DNA Fingerprinting / DNA Typing/ DNA Profiling
In 1984, British geneticist Alec Jeffreys, developed the technique of DNA fingerprinting when he noticed certain DNA sequences (called minisatellites) which do not contribute to the functionality of the gene repeat within the gene. It was determined that a unique pattern of these is present in each organism and it was the conclusion of Jeffreys that multiple individuals from a single zygote (e.g., identical twins) was the only exemption for this.
How does DNA fingerprinting work?
In DNA fingerprinting, there is the use of a specific type of DNA sequence known as a microsatellite, for identification purposes. Short pieces of DNA known as microsatellites repeat many times in a given person’s DNA. A vast majority of DNA regions called loci of one human being will match exactly that of any other human, making distinguishing between two people rather difficult. However, it is virtually impossible to match all of the loci and the odds of two people having the same DNA is about 50 billion to 1.
More details about DNA fingerprinting
In children, DNA sections used are passed down from parents and despite the fact that all the sections are not necessarily passed on, no child has pairs that their parents have not passed on and maternity or paternity may be determined by comparing large groups of these sections.
Sections of the DNA are present in every piece of the body, every cell, blood drop, skin follicle or strand of hair. DNA fingerprinting may use any of these and this is especially important since all physical traces of the presence of a person are almost impossible to eradicate and this is what forensic professionals capitalize on. In past cases also, despite the body being disfigured etc, DNA fingerprinting is possible by using the teeth and other features to procure a cell for identifying the person.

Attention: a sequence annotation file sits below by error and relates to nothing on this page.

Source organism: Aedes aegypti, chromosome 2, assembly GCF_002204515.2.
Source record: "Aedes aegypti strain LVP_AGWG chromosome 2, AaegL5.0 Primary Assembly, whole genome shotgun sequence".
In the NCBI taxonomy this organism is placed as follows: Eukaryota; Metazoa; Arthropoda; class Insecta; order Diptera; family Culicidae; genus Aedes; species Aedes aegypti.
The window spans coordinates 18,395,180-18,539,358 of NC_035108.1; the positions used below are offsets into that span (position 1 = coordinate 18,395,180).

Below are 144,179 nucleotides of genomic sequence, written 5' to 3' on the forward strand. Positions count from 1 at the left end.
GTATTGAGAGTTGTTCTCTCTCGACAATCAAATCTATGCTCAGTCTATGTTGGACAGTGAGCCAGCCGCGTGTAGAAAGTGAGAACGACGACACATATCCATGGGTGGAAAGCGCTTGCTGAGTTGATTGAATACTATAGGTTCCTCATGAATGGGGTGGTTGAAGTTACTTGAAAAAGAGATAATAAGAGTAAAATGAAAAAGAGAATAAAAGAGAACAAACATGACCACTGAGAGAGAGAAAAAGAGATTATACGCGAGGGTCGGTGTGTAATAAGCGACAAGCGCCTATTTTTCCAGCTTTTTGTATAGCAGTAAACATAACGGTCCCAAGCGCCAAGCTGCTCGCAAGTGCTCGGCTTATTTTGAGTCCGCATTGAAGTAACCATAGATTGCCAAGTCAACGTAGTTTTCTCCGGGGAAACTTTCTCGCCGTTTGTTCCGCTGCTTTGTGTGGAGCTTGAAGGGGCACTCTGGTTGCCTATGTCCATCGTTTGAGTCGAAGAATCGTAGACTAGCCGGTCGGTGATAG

Uses of DNA fingerprinting
- Individual Identification – has been a blessing in fields like forensics and crime investigation etc.
- Fighting Fraud – DNA fingerprinting can provide the kind of conclusive evidence required to uncover fraud.
- Uncovering Inherited Diseases – the ability to predict the possibility of diseases in the progeny of those with diseases is possible.
- Mapping Genography – used by the national geographic society, to determine the migration pattern of using some genetic markers of human beings. These are unchanged while being passed down through the generations and this is what the professionals look for.
- The Shoah Project – aiming to build a database along genetic lines of the victims of the holocaust, the reason primarily is the reunification of families separated during the holocaust.
- The Murder of the Last Tzar of Russia – following the Russian revolution by the Bolsheviks around 1917 identified Nicholas Romanov’s and his family’s remains by making use of DNA finger printing.
- The Remains of the September 11th – used prominently for the identification of the remains of victims of 9/11. Instrumental was the national institute of justices in identifying more than 20,000 victims.